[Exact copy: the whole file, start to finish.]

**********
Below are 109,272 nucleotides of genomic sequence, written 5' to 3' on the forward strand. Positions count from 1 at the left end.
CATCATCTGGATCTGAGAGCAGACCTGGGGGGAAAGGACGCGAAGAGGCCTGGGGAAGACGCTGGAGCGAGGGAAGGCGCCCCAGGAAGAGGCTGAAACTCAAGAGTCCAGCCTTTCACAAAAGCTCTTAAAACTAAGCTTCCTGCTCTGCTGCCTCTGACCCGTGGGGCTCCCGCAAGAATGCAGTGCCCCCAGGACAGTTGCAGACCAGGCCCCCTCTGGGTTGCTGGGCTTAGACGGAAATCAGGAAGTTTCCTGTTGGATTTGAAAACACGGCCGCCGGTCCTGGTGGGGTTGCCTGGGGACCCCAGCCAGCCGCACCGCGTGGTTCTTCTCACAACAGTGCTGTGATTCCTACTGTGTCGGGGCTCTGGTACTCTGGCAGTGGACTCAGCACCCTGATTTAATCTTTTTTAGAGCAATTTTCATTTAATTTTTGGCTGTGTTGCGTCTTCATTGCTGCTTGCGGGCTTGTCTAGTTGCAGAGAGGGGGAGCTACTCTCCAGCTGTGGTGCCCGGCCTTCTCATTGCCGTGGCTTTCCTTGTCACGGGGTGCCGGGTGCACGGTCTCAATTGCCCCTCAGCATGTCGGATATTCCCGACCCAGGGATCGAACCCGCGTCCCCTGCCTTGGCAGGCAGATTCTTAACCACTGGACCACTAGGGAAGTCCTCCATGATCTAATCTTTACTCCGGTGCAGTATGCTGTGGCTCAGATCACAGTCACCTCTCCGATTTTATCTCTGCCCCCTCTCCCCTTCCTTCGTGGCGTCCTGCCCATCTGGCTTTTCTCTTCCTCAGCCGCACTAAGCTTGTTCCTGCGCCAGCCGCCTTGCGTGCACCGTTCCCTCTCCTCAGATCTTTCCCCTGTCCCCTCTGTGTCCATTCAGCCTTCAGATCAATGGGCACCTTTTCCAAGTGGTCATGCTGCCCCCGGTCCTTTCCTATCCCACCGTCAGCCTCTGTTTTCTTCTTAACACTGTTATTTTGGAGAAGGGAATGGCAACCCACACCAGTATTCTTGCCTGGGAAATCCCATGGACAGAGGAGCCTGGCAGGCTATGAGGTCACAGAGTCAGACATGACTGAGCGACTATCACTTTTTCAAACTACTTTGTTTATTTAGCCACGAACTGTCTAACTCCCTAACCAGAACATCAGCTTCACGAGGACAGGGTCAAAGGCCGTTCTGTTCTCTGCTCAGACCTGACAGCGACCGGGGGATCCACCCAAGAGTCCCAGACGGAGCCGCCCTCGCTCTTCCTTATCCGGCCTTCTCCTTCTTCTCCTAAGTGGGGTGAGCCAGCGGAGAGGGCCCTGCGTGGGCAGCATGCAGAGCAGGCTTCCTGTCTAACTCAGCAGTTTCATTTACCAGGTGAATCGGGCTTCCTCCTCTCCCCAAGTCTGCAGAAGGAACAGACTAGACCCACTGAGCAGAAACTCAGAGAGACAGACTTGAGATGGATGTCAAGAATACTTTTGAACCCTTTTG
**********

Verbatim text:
Below are 109,272 nucleotides of genomic sequence, written 5' to 3' on the forward strand. Positions count from 1 at the left end.
CATCATCTGGATCTGAGAGCAGACCTGGGGGGAAAGGACGCGAAGAGGCCTGGGGAAGACGCTGGAGCGAGGGAAGGCGCCCCAGGAAGAGGCTGAAACTCAAGAGTCCAGCCTTTCACAAAAGCTCTTAAAACTAAGCTTCCTGCTCTGCTGCCTCTGACCCGTGGGGCTCCCGCAAGAATGCAGTGCCCCCAGGACAGTTGCAGACCAGGCCCCCTCTGGGTTGCTGGGCTTAGACGGAAATCAGGAAGTTTCCTGTTGGATTTGAAAACACGGCCGCCGGTCCTGGTGGGGTTGCCTGGGGACCCCAGCCAGCCGCACCGCGTGGTTCTTCTCACAACAGTGCTGTGATTCCTACTGTGTCGGGGCTCTGGTACTCTGGCAGTGGACTCAGCACCCTGATTTAATCTTTTTTAGAGCAATTTTCATTTAATTTTTGGCTGTGTTGCGTCTTCATTGCTGCTTGCGGGCTTGTCTAGTTGCAGAGAGGGGGAGCTACTCTCCAGCTGTGGTGCCCGGCCTTCTCATTGCCGTGGCTTTCCTTGTCACGGGGTGCCGGGTGCACGGTCTCAATTGCCCCTCAGCATGTCGGATATTCCCGACCCAGGGATCGAACCCGCGTCCCCTGCCTTGGCAGGCAGATTCTTAACCACTGGACCACTAGGGAAGTCCTCCATGATCTAATCTTTACTCCGGTGCAGTATGCTGTGGCTCAGATCACAGTCACCTCTCCGATTTTATCTCTGCCCCCTCTCCCCTTCCTTCGTGGCGTCCTGCCCATCTGGCTTTTCTCTTCCTCAGCCGCACTAAGCTTGTTCCTGCGCCAGCCGCCTTGCGTGCACCGTTCCCTCTCCTCAGATCTTTCCCCTGTCCCCTCTGTGTCCATTCAGCCTTCAGATCAATGGGCACCTTTTCCAAGTGGTCATGCTGCCCCCGGTCCTTTCCTATCCCACCGTCAGCCTCTGTTTTCTTCTTAACACTGTTATTTTGGAGAAGGGAATGGCAACCCACACCAGTATTCTTGCCTGGGAAATCCCATGGACAGAGGAGCCTGGCAGGCTATGAGGTCACAGAGTCAGACATGACTGAGCGACTATCACTTTTTCAAACTACTTTGTTTATTTAGCCACGAACTGTCTAACTCCCTAACCAGAACATCAGCTTCACGAGGACAGGGTCAAAGGCCGTTCTGTTCTCTGCTCAGACCTGACAGCGACCGGGGGATCCACCCAAGAGTCCCAGACGGAGCCGCCCTCGCTCTTCCTTATCCGGCCTTCTCCTTCTTCTCCTAAGTGGGGTGAGCCAGCGGAGAGGGCCCTGCGTGGGCAGCATGCAGAGCAGGCTTCCTGTCTAACTCAGCAGTTTCATTTACCAGGTGAATCGGGCTTCCTCCTCTCCCCAAGTCTGCAGAAGGAACAGACTAGACCCACTGAGCAGAAACTCAGAGAGACAGACTTGAGATGGATGTCAAGAATACTTTTGAACCCTTTTG